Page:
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LIRR’s on-time measurement about destination, not journey

The LIRR's practice of only considering the time

The LIRR's practice of only considering the time a train arrives at its final stop is one reason commuters' experiences don't always match the agency's on-time statistics, critics said. Credit: Newsday / J. Conrad Williams, Jr.

When it comes to measuring the Long Island Rail Road’s on-time performance, it’s all about the destination, and not the journey.

The LIRR’s practice of only considering the time a train arrives at its final stop is one reason commuters’ experiences don’t always match the agency’s on-time statistics, critics said.

Peter Haynes, a former LIRR systems project specialist who now leads the LIRR Commuters Campaign, an advocacy group, has long questioned the system, which deems a train on time if it ends its run within five minutes and 59 seconds of its published schedule, even if it arrives six minutes or more late at every prior stop on its route.

That could result in artificially inflated on-time performance, Haynes said.

“For the average commuter taking five trips in and five trips out, 90 percent performance means they’re only late one time a week . . . 95 percent would be one trip every two weeks,” Haynes said. “I just don’t know anybody who experiences what the railroad says they’re doing.”

Haynes has called on the LIRR to implement an on-time performance metric that would report “passenger minutes” — measuring the number of riders on a train and the number of minutes that train is late at each stop. The LIRR Commuter Council has also called for a “passenger-based on-time metric” in the past.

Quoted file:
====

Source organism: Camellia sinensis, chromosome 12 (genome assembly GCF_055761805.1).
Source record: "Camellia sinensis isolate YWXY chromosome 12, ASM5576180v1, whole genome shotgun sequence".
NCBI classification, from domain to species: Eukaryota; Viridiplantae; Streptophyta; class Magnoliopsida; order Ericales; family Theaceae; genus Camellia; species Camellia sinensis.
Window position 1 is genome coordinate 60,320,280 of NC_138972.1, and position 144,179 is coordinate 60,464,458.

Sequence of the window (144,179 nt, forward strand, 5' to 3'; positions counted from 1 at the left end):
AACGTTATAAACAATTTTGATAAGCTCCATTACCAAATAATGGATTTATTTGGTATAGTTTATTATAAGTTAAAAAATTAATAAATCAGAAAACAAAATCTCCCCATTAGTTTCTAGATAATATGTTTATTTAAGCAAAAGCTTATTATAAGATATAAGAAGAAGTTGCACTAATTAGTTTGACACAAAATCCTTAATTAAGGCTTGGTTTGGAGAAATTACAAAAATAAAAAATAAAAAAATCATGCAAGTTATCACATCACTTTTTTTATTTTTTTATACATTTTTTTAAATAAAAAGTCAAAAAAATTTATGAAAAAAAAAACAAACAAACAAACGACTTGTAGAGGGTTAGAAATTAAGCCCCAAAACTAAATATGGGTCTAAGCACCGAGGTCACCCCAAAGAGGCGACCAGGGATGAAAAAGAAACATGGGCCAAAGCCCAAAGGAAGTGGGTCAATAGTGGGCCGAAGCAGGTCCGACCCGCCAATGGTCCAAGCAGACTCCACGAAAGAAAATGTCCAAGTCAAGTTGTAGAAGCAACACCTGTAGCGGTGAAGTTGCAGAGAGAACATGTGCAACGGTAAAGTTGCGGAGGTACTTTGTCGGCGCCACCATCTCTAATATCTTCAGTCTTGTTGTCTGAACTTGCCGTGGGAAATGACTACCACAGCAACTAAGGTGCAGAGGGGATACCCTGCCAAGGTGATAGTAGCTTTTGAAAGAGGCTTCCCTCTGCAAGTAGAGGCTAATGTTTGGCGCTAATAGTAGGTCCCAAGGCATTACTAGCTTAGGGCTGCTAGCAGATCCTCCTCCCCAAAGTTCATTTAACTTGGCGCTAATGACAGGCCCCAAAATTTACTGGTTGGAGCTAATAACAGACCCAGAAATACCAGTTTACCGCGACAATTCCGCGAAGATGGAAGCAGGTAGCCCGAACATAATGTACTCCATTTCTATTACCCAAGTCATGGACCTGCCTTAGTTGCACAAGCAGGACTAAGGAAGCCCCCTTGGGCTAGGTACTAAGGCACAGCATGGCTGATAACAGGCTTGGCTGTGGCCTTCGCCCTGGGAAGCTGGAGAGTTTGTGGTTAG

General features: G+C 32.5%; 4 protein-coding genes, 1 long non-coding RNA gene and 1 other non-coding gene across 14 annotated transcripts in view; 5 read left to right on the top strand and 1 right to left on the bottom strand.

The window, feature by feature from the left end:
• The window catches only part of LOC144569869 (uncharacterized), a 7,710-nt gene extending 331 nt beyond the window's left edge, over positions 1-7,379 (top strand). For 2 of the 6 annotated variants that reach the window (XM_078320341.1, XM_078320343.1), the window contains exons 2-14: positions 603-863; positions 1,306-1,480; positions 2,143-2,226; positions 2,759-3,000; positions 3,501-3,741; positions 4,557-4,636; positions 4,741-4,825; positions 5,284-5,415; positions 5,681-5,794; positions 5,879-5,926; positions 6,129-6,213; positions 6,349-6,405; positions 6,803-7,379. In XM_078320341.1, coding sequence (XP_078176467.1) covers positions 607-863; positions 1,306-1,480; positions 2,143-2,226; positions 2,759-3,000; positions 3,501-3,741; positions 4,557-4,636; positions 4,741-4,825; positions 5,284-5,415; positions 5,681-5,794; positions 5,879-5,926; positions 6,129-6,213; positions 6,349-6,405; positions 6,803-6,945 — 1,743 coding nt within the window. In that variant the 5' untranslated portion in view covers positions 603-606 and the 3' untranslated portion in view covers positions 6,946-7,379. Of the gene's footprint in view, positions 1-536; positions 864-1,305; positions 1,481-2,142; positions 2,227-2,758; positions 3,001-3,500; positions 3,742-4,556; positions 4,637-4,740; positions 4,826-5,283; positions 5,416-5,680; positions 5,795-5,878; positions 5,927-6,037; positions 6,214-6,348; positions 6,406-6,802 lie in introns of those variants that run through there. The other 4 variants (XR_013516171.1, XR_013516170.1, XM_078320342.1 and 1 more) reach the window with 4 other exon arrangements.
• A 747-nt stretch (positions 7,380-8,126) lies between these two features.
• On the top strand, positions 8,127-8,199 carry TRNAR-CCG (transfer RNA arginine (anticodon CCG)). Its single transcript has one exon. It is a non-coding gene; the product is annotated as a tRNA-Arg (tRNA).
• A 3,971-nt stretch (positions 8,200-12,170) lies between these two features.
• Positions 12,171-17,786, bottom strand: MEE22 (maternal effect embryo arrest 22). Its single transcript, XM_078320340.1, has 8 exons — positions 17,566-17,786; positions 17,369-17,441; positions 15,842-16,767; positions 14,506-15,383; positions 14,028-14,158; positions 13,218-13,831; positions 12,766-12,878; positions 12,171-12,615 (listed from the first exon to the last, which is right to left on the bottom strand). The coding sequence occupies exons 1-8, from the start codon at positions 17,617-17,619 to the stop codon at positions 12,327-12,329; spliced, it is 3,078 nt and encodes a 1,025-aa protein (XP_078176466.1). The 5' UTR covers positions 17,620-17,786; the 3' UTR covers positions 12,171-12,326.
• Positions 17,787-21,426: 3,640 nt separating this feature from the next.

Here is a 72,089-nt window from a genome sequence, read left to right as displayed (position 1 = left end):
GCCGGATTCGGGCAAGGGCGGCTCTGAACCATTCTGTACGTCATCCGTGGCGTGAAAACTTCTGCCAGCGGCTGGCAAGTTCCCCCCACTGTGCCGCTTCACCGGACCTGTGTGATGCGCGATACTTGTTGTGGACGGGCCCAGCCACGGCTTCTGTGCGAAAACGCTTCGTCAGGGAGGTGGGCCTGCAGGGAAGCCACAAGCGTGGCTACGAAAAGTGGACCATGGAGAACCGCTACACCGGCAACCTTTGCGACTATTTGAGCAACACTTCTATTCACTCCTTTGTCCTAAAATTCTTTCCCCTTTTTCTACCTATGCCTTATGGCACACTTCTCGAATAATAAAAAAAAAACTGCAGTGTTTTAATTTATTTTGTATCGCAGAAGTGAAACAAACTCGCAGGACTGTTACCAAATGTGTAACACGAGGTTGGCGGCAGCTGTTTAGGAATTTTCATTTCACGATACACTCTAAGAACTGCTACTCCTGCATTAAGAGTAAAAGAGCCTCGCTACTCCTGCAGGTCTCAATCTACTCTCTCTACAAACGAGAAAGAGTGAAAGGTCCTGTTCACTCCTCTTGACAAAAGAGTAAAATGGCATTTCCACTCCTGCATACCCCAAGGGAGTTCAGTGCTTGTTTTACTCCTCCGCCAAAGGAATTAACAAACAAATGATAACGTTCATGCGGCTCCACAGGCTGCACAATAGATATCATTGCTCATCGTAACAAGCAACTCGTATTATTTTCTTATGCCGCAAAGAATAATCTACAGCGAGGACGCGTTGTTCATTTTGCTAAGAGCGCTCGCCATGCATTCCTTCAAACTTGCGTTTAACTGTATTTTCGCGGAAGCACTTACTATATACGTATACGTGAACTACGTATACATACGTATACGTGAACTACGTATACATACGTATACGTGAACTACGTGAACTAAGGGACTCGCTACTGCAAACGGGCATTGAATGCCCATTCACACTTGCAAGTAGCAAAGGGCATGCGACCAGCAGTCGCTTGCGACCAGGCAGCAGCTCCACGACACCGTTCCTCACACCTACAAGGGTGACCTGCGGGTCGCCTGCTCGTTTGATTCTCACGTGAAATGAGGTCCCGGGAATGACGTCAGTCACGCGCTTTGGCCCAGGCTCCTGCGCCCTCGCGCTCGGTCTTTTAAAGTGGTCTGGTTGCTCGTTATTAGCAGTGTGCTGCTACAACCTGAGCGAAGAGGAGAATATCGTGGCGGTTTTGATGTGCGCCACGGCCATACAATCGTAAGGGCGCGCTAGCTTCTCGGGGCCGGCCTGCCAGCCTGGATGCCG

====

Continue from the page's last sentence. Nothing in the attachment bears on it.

LIRR President Patrick Nowakowski said the problem with that formula is that the LIRR’s numbers would always be among the worst of any railroad because it has the highest ridership. He added that the LIRR does keep data on trains’ arrival times at all stations, using “timing points” in place throughout the system, and can use that information to “evaluate the pattern of a particular train over time.”

Randy Clarke, assistant vice president of operations for the American Public Transportation Association, a nonprofit group, said the LIRR’s method of measuring punctuality is widely used, and while imperfect, provides valuable data, especially because most commuters travel to the same destination every morning.

“It’s kind of like an airline. . . . If you got delayed taking off at LAX [Los Angeles International Airport] but you made it to LaGuardia on time, do you care that you got delayed at LAX? Probably not,” Clarke said. Haynes and Clarke agreed that the quality of data available to railroads, and their customers, will improve with the installation of federally -mandated Positive Train Control technology, which uses GPS systems on trains and radio transmitters along tracks to automatically prevent train collisions. The technology will also provide real-time data on every train’s location at all times.

The LIRR has said it expects to have the technology in place by the end of 2018.

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